Beyond Brushing: Your Oral Health Care Plan
A healthy mouth and teeth will stay that way by following a good plan for oral care. These are the things you should consider:
Start by talking to your dentist
To gain a good understanding of your own oral health, talk to your dentist or dental hygienist about the current condition of your mouth, teeth and gums. You should also discuss any medical conditions you might have that could affect your oral health. Cancer, pregnancy, diabetes, and heart disease can significantly impact the way you need to care for your teeth, mouth and gums. Let your dentist know if your health has changed or if there are any new medicines or natural supplements and herbs you have started taking prior to your last visit.
Follow a daily dental care routine
Brushing and flossing are part of any good dental health routine. You may also benefit from mouth rinses. If you have medical issues that can affect your dental health, your dentist or hygienist might have you perform additional routines to help keep your teeth and gums healthy. It’s important for you to incorporate these tasks into you daily routine to maintain optimal oral health.
Fluoride strengthens teeth. Fluoride also prevents tooth decay in children as well as adults. In areas without fluoride or where fluoride levels are low, it’s wise to supplement with additional fluoride. Many toothpastes and mouthwashes contain fluoride. Talk to your dentist or hygienist to determine whether a fluoride supplement is required. In some cases a prescription fluoride supplement might be recommended.
Remove plaque every day
You remove plaque by brushing, flossing and rinsing your teeth every day. Brush your teeth after every meal. Or, at minimum, once in the morning and again at night. Be sure to rinse thoroughly after brushing. Flossing once a day removes plaque between teeth and maintains gum health. Left in the mouth, plaque harbors bacteria that eat sugars to create acids that damage tooth enamel and cause tooth decay. Bacteria in plaque between the teeth and gums can cause gum disease. Brushing and flossing every day reduces these bacteria levels in the mouth and can help prevent tooth decay and gum disease.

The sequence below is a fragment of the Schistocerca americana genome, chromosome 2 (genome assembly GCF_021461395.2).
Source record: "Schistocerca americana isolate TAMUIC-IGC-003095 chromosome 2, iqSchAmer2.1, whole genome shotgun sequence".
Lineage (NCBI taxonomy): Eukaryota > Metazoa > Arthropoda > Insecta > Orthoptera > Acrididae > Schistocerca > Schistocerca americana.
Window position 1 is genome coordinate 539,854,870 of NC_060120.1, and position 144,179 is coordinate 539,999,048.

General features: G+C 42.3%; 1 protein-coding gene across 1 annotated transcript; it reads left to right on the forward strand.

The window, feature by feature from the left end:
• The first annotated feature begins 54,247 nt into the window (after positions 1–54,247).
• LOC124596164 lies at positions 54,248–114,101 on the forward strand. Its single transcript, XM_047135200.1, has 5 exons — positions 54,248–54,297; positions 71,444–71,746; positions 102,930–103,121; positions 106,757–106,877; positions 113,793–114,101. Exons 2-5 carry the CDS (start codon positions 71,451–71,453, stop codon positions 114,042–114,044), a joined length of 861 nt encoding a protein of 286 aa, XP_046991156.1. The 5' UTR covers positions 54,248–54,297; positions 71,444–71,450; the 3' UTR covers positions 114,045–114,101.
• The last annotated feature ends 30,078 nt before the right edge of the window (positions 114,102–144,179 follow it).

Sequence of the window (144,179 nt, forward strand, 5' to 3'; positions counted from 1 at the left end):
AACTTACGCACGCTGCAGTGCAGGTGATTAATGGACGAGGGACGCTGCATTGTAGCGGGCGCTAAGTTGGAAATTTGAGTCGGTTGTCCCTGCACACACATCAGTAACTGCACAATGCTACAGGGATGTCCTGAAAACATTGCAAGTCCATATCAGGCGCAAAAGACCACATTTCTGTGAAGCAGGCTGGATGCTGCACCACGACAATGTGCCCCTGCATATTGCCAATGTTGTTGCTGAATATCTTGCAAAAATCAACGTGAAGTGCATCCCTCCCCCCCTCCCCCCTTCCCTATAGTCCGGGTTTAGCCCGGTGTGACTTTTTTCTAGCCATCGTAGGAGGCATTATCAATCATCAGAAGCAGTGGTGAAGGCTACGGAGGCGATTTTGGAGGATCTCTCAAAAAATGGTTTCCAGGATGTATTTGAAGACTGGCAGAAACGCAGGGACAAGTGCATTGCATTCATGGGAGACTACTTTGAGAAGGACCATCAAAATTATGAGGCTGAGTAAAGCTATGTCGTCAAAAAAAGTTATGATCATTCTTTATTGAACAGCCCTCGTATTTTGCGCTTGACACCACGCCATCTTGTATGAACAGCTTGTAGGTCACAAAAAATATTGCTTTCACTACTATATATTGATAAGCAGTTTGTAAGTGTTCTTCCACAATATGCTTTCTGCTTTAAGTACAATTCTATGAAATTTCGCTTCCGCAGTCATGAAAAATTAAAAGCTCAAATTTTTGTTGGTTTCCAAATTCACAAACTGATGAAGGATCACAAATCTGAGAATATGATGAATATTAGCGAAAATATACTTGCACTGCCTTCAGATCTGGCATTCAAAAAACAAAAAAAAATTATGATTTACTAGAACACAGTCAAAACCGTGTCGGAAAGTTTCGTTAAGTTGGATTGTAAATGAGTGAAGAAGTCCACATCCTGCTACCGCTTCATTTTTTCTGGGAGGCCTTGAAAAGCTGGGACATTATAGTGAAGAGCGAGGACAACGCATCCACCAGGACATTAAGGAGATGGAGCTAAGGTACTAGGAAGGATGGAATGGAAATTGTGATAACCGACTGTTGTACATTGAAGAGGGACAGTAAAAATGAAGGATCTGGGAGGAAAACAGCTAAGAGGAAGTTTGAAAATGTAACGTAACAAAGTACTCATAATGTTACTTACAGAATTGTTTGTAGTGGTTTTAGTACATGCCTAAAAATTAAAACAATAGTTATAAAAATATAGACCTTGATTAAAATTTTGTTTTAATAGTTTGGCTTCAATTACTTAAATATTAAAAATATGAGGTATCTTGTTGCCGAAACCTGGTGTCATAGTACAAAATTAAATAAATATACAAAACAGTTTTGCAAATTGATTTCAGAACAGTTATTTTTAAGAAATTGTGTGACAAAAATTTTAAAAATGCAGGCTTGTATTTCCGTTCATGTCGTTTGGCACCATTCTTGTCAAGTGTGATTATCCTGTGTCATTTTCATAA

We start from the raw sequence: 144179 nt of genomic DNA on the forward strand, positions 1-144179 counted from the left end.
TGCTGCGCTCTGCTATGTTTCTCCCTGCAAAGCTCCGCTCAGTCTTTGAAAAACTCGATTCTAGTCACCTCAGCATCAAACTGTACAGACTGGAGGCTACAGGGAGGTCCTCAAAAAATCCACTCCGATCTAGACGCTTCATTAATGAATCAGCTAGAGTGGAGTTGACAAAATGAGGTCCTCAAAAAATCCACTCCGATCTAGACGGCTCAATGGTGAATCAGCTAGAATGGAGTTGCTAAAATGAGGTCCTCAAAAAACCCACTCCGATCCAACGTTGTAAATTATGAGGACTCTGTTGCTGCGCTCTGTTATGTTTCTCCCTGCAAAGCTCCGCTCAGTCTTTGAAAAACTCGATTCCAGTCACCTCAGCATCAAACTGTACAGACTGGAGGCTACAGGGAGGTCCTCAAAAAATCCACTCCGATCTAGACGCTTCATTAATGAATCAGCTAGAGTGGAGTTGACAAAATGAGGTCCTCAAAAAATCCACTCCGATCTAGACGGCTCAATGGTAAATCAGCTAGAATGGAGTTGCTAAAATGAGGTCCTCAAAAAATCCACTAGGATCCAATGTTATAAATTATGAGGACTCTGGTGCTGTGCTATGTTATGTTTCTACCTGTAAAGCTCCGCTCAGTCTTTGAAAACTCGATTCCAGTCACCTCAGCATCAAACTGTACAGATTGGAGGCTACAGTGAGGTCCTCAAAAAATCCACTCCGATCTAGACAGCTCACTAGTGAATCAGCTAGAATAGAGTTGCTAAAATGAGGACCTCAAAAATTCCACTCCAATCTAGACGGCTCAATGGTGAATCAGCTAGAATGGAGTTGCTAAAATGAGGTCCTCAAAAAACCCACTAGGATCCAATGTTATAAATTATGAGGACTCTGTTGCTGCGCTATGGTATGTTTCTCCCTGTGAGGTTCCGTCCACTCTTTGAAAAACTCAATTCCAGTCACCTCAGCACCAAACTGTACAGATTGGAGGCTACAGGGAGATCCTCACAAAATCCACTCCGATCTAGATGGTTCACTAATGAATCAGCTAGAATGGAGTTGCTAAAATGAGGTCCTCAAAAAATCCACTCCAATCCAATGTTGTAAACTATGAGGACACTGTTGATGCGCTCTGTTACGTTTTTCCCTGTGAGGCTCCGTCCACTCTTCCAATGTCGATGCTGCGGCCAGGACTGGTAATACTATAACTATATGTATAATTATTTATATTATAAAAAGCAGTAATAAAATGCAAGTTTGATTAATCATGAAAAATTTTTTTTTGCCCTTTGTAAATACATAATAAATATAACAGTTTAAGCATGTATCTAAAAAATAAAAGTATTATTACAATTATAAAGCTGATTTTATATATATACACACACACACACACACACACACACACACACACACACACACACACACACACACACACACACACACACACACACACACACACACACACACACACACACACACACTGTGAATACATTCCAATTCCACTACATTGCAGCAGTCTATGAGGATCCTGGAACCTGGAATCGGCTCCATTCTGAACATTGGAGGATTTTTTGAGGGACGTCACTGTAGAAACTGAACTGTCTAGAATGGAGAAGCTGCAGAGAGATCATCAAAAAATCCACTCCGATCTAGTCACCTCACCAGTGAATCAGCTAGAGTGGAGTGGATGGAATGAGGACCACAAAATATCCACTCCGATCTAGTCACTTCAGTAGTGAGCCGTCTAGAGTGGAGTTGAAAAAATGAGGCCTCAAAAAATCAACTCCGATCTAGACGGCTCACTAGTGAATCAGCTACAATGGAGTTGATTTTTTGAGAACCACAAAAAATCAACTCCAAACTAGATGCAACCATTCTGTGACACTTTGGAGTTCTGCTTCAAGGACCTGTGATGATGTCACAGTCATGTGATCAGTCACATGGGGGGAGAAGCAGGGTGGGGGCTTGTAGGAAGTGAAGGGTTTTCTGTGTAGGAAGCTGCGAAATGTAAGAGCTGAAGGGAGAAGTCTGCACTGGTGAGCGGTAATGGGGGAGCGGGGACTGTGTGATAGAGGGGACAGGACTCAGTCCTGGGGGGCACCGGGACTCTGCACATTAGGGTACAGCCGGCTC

Limit sugar and starches
Sugar and starch are consumed by cavity-causing bacteria in the mouth which produce acid. The acid, in turn, erodes tooth enamel and causes decay. For this reason, eat fewer foods such as cookies, candy, cake, ice cream soft drinks and pie. When you do eat sugary or starch based foods, brush your teeth immediately afterwards. Eating detergent foods such as apples, carrots or celery, can help clean sticky plaque as well. Detergent foods are crisp, crunchy or stiff and clean away debris in the mouth by chewing them.
Stop using tobacco
In addition to the many negative health consequences of smoking or using any tobacco product, your mouth and teeth are also subject to damage. The most serious are oral cancers of the mouth, larynx, pharynx and esophagus. But, tobacco products can also cause gum disease, tooth discoloration and bad breath.
Pay attention to your mouth.
You are the first defense again oral disease. To prevent problems, look inside your mouth regularly to spot changes to your teeth, mouth and gums. Finding problems early and seeing a dentist promptly can limit negative health effects. Inspect your gums, tongue, the floor and roof of your mouth and the inside of your lips. Look for signs of growths, spots, sores and other changes like swelling. Inspect your teeth for chips, cracks, looseness and decay.
Get to know your dentist.
Your family dentist, just like your family physician can help keep your whole family healthy. If you don’t understand something your dentist is doing, don’t be afraid to ask questions. You should also be able to have open, honest discussions about dental procedures, which dental problems are more urgent and which are of less concern.